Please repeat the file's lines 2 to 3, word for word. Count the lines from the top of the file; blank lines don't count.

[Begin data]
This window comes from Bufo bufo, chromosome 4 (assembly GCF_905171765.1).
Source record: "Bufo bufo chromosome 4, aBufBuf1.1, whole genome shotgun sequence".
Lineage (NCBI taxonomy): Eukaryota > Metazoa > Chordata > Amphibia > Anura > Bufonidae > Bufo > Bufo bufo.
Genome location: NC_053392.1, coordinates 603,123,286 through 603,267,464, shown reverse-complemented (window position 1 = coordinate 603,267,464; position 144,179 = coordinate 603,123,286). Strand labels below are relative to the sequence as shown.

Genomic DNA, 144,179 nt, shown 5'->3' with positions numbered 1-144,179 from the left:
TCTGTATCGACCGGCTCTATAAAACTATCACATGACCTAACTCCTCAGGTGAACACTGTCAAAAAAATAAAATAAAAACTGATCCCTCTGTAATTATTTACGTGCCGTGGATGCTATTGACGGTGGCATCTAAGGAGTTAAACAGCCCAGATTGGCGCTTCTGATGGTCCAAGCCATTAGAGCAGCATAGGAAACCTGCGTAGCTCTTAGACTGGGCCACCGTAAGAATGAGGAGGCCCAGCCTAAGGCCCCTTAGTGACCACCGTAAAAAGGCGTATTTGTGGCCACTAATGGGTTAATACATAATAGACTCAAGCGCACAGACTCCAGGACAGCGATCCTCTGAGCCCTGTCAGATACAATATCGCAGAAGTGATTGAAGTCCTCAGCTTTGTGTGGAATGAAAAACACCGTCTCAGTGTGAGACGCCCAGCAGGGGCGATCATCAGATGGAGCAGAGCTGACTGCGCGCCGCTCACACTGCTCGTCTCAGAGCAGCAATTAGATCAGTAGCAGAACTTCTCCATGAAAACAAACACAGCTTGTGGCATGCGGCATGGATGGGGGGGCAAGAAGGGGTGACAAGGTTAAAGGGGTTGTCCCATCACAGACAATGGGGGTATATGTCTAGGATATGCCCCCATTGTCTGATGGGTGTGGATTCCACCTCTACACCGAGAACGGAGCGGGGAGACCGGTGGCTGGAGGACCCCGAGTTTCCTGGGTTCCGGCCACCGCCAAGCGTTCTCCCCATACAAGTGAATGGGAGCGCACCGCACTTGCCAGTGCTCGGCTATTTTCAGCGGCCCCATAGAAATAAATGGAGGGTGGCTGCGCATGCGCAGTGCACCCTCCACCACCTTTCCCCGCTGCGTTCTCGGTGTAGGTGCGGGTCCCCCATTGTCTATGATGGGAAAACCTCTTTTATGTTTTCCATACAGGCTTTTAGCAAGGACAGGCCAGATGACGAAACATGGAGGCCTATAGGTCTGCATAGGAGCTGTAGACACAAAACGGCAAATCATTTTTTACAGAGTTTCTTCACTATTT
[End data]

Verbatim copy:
Source record: "Bufo bufo chromosome 4, aBufBuf1.1, whole genome shotgun sequence".
Lineage (NCBI taxonomy): Eukaryota > Metazoa > Chordata > Amphibia > Anura > Bufonidae > Bufo > Bufo bufo.